Digging Up James Smithson

Alexander Graham Bell traveled to Italy at the turn of the 20th century on an audacious mission to rescue the remains of the man whose legacy endowed the Smithsonian Institution.

Alexander Graham Bell did not spend the Christmas season of 1903 in the festive tradition. On the contrary, the inventor of the telephone passed the holiday engaged in a ghoulish Italian adventure involving a graveyard, old bones, and the opening of a moldy casket. Accompanied by his wife, Mabel, he had traveled by steamship from America at his own expense and made his way down to the Italian Mediterranean by train.Read more »

American Pie

How a Neapolitan street food became the most successful immigrant of all

Almost every American food—from egg foo yung to empanadas—is covered in the phone book under the generic heading “Restaurants.” Only pizza stands alone. Pizza, a Johnny-come-lately compared with such long-standing national favorites as the hamburger and hot dog, has secured a special place on the American table. Everybody likes pizza.Read more »

Grab Shot

A DICTATOR’S END, CAPTURED UNEXPECTEDLY

In December of 1942 I was drafted and sent overseas to Oran, Algeria, where I was assigned to the 91st Cavalry Reconnaissance Squadron. The eyes and ears for the troops, we rode in jeeps, armored cars, and light tanks, scouting the numbers and supplies of the enemy forces. The 91st did so well that Gen. George Patton insisted we do his reconnaissance all through Africa and Sicily. At the end of the fighting, the 91st had a record of 341 combat days. Read more »

America’s Venice

RALPH WALDO EMERSON SEEMS TO BE THE ONLY U.S. CITIZEN WHO HASN’T FALLEN UNDER THE CITY’S SPELL.

 

What could be more different than Venice and an American city? One pretends to represent the continued existence of the past. The other pretends to represent the ideal of progress, of the future. In their separate ways both are illusions, but no matter. The relationship of the Old and the New Worlds is not simple. It is like that of the sexes: Opposites may repel, but often they attract. Thus there are towns named and emulating Venice across America.

 
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Bravo Caruso!

The great tenor came to America in 1903, and it was love at first sight—a love that survived an earthquake and some trouble with the police about a woman at the zoo

WHEN, ON COLUMBUS DAY OF 1980 , the operatic superstar, Luciano Pavarotti, sitting on a bay horse, his massive bulk arrayed in fancy dress, jounced up New York’s Fifth Avenue at the head of the annual parade celebrating the discovery of America, some elitist opera patrons were dismayed. A primo tenore , they believed, should stand aloof from the common run, should maintain an inaccessibility, a certain mystery.Read more »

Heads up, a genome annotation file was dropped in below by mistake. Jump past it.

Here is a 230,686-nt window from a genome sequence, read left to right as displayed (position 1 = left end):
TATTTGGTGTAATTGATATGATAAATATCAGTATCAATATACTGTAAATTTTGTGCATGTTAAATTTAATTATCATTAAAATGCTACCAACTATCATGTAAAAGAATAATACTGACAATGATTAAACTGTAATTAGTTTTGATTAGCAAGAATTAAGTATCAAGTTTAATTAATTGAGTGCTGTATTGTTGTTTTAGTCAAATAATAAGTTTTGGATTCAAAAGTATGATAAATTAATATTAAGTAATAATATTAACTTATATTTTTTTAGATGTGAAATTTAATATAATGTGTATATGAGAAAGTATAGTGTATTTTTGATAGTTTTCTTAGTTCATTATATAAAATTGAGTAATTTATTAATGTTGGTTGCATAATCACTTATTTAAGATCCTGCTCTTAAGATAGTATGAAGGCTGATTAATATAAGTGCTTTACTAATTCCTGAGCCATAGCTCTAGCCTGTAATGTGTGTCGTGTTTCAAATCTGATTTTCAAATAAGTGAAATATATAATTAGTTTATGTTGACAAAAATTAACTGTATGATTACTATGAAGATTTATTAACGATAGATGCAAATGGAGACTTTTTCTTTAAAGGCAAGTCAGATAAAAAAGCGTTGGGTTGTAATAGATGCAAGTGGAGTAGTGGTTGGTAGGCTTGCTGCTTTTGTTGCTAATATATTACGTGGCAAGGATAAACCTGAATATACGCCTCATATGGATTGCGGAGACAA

The Jump Into Sicily

“For This Challenge, I Had Come Three Thousand Miles and Thirty-six Years of My Life”

The future General James M. Gavin of the celebrated 82nd Airborne Division was a thirty-six-year-old colonel in July 0f 1943, facing his first combat assignment. The target was Sicily, and he was to lead a regiment of the 82nd in the first large-scale, organized invasion of Europe by airborne troops. Gavin had trained the men believed in them, was eager to prove their value in battle.

 
 

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Garibaldi And Lincoln

Would the great fighter come over for the Union? Italian freedom and lead troops Lincoln hoped so

In the summer of 1861, when the newspaper generals in New York clamored for a clash of arms to put down the Confederate rebellion, the battle and the recriminations came sooner than expected. The people of Washington loaded up picnic baskets in buggies and carriages and drove across the bridges of the Potomac to watch the fun. Under the southern sunlight the sabers of the Union cavalry glistened, and the hope of a quick and punishing victory was in the smoking air.Read more »

Disaster At Bari

It was the most devastating enemy surprise attack since Pearl Harbor—but what mysterious affliction were people dying of two days later?

The port of Bari, Italy, was crowded on the afternoon of December 2, 1943, when Captain Otto Heitmann returned to his ship, the John Bascom , with the two thousand dollars he had drawn from the U.S. Army Finance Section to pay his crew. Bari was a pleasant, peaceful city on the heel of the peninsula, little changed by the war except that in 1943 American and British military personnel crowded Victor Emmanuel Street and Corso Cavour instead of the Germans, who had been forced to flee northward.Read more »